And the fastest, most effective ways to make them sparkle.
The Seemingly No-Mess Coffeemaker
One of the big problem areas Handy’s cleaning pros see is a thin soapy buildup just behind people’s faucets in the kitchen and bathrooms. Scrape off that easy-to-miss filmy layer with a used gift card or old credit card — they’re sturdy enough to swipe off the mess but shouldn’t damage your countertops, Napelbaum says.
You refill those glass and plastic dry-goods containers again and again with cereal, cookies and flour, but how often do you wash them? It turns out they’re one of the germiest items in the kitchen and can carry salmonella, yeast and mold, according to the 2013 NSF International Germ Study. Clean the container and lid after every use (especially any rubber seals), using hot water and dish soap, the NSF recommends.
File “cleaning behind the fridge” under Things No One Ever Wants to Do — Ever. Thankfully, Rapinchuk has two suggestions to make it less of a hassle: Use a long, microfiber wand — she swears by Casabella’s Microfiber Vent Brush — to easily sweep up dust under, behind and in other hard-to-reach crannies surrounding your refrigerator. If you’re in the market for a new vacuum, look for a model with a wide, flat attachment, which can provide a deeper clean.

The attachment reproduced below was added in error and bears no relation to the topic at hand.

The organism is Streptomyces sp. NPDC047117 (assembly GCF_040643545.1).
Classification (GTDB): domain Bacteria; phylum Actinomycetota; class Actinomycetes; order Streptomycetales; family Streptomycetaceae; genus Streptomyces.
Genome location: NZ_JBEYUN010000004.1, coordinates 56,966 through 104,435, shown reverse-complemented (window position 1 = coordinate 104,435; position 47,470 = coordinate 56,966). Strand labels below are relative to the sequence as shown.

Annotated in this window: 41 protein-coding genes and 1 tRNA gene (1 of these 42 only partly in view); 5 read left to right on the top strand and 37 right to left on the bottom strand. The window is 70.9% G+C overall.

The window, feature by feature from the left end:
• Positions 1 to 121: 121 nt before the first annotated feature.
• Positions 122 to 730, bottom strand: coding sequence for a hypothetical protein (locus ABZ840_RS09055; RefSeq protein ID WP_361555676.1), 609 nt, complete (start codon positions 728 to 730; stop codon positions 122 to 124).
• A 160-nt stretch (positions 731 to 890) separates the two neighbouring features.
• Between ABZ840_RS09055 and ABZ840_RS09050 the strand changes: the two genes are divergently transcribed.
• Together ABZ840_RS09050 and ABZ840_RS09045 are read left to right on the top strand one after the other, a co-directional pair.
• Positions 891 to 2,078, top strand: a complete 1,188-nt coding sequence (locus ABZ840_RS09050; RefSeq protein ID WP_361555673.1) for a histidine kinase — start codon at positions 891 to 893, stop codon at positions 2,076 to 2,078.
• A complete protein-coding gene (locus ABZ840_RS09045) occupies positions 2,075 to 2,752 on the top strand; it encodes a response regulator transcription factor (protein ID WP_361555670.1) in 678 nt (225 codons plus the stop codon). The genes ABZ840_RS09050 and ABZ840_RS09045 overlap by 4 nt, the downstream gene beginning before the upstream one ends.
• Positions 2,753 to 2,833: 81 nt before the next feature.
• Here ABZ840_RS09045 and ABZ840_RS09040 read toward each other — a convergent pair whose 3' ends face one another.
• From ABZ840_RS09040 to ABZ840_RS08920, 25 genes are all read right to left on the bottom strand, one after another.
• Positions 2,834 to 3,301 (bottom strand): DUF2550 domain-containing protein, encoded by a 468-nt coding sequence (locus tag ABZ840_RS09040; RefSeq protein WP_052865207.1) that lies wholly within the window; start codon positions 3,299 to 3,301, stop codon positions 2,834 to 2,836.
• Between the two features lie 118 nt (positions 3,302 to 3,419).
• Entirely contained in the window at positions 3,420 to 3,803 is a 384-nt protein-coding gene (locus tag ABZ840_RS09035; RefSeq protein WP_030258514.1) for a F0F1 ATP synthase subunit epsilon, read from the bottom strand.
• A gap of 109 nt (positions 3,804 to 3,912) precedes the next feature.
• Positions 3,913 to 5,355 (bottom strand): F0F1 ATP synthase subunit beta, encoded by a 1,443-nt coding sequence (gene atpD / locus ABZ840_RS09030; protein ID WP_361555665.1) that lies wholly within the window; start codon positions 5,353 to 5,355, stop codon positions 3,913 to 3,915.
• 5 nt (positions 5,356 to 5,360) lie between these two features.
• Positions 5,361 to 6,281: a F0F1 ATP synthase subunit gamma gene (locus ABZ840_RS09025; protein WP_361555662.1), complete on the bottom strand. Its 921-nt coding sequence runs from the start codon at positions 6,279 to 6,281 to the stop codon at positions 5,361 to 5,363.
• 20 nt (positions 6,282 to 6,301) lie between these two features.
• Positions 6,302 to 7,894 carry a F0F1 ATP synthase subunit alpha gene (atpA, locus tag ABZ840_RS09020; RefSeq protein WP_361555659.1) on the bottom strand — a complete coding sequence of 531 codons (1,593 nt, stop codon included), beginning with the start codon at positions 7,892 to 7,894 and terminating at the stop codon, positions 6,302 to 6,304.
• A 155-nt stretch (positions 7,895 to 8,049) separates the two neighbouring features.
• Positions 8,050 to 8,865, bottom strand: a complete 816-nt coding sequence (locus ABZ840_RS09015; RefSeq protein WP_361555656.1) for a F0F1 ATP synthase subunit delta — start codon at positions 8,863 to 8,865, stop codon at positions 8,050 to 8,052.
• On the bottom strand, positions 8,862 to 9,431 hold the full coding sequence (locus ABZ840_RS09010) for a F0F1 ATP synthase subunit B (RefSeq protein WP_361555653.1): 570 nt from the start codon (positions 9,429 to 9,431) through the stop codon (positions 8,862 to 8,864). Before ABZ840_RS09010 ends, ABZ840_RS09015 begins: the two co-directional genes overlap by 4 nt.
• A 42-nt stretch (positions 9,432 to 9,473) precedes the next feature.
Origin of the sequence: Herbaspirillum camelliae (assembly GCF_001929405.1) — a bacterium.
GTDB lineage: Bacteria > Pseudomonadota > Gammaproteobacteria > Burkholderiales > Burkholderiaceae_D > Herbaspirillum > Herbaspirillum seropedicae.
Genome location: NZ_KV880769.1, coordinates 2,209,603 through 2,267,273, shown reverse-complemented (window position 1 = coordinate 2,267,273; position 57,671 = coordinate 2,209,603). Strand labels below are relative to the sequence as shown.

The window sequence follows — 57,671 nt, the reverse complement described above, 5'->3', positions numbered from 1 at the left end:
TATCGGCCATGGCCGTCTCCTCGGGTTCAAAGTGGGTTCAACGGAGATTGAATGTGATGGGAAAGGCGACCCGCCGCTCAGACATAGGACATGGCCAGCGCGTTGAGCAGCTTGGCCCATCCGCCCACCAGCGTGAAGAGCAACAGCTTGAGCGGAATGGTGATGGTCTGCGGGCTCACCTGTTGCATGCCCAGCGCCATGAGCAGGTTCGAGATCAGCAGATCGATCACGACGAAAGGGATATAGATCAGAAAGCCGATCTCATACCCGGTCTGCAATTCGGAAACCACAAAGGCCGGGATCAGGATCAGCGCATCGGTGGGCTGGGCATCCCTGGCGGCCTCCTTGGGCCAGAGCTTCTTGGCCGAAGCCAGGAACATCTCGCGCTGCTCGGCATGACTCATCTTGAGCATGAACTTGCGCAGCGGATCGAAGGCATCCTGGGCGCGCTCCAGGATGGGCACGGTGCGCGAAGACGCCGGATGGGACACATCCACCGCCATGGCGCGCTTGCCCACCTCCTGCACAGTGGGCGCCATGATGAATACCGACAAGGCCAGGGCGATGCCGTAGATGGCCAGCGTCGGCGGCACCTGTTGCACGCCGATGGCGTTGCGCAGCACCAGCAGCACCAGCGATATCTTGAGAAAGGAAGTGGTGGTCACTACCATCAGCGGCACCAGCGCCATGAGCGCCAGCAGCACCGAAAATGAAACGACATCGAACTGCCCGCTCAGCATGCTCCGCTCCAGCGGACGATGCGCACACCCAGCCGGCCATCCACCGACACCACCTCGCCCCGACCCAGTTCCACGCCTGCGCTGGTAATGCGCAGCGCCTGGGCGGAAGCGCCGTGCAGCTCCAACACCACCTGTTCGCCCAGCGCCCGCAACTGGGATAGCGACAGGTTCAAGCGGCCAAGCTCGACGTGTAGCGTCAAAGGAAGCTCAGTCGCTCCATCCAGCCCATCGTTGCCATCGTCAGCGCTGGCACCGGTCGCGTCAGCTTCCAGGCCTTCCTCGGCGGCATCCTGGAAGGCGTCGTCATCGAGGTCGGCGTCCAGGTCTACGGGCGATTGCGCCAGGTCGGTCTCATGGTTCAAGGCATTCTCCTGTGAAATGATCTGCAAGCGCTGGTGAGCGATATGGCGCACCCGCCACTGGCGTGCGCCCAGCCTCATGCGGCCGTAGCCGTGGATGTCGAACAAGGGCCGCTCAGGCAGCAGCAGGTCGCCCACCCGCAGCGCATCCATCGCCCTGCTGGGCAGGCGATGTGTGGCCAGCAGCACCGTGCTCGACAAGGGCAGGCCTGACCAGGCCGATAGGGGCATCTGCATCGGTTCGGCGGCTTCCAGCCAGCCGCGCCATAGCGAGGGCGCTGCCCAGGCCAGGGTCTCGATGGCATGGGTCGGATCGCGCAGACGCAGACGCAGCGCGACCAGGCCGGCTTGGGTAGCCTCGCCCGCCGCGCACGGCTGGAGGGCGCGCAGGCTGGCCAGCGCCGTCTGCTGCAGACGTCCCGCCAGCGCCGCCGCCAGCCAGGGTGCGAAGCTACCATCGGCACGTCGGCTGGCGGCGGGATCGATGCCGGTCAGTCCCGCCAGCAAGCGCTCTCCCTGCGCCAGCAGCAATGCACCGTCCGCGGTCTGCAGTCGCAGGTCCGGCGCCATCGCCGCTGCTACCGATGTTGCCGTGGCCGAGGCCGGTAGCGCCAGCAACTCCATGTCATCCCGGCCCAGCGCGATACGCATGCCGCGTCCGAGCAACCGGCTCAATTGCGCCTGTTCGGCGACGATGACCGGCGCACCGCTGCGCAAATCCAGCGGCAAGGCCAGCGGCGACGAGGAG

Just like the baseboards in your home, the corners and trim surrounding your porch can become loose-dirt magnets. Instead of mopping every square inch — and waiting for it to dry — Rapinchuk suggests using a leaf blower to quickly blast settled dust off of those areas.
Since the weather-stripping on many windows is black, you may not even notice the grime that accumulates there. Wipe that area down with white vinegar twice a year to keep the tracks clean, Rapinchuk says. If you look at the weather-stripping and think you see mold — which happened to Rapinchuk’s friend, who thought to look for it only after seeing an allergist about her nonstop sneezing — you may want to call a professional.